Jewish date: 14 Ṭeveth 5770 (Parashath Wayḥi).
Today’s holidays: New Years Eve (Western Christianity), Feast of Sylvester (Roman Catholicism), Affeye (Discordianism).
Worthy cause of the day: “Support Clinical Trials: A Vital Lifeline for Cancer Patients! - The Petition Site”.
Topic 1: Did not know that New Years Eve is a religious holiday? Then consider this: Assume that Jesus of Nazareth was born on December 25. (The date is questionable, but let us assume it anyway.) Jewish males are supposed to be circumcised on the eighth day of life. Therefor, if Jesus was born on December 25, he was circumcised on January 1. That is what tonight’s celebration is about.
Topic 2: The latest episode of Eastwick, “Magic Snow and Creep Gene”. This is the least magical episode so far. Roxie killed Jamie in self-defense, and Kat and Joanna helped her fake him leaving town. After that they do not feel inclined to use their powers. Darryl disappears temporarily, and when he returns he tells Roxie something of his life-story. Twenty-five years earlier, Eleanor, Bun, and a third woman, Gloria (mother of Jamie), inadvertently summoned Darryl when they started to work magic. Unfortunately, things went horribly wrong, Gloria had a relationship with Darryl and then about nine months later committed suicide, and Eleanor and Bun tried to kill Darryl. Darryl left Eastwick and only returned when inadvertently summoned by Roxie, Kat, and Joanna. While Darryl refuses to say what he is other than a “person”, his purpose in Eastwick is to help people with magic. Now that his magical protégées have stopped working magic, he has to leave Eastwick again. This course of action is obviated when Roxie, Kat, and Joanna take up magic again, most graphically in this episode when Kat makes it snow indoors. I hope we get a bit more info on what Darryl is in the last two episodes.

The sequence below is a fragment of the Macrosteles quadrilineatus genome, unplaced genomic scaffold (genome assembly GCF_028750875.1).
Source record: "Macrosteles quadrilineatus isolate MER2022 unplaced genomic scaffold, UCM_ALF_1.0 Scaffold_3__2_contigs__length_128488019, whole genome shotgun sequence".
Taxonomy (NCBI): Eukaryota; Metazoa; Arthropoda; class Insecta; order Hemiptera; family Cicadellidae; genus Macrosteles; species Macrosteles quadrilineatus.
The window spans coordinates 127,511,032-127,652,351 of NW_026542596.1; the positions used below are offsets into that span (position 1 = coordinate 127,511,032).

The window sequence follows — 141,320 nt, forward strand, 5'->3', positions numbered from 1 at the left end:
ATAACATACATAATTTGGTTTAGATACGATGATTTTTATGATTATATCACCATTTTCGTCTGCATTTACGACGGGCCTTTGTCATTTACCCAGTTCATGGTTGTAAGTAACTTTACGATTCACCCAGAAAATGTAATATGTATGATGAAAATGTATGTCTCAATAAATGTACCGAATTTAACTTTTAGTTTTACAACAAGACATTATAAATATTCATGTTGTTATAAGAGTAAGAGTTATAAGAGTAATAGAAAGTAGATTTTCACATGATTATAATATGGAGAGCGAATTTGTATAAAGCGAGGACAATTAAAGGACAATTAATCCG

Also notable: String-pulling behind the scenes. Bizarre conspiracies. The first episode in which Darryl sleeps with one of his protégées (Roxie).
Topic 3: For today’s religious humor, noting how far New Years Eve has strayed from its religious roots: “fred at last new years party”: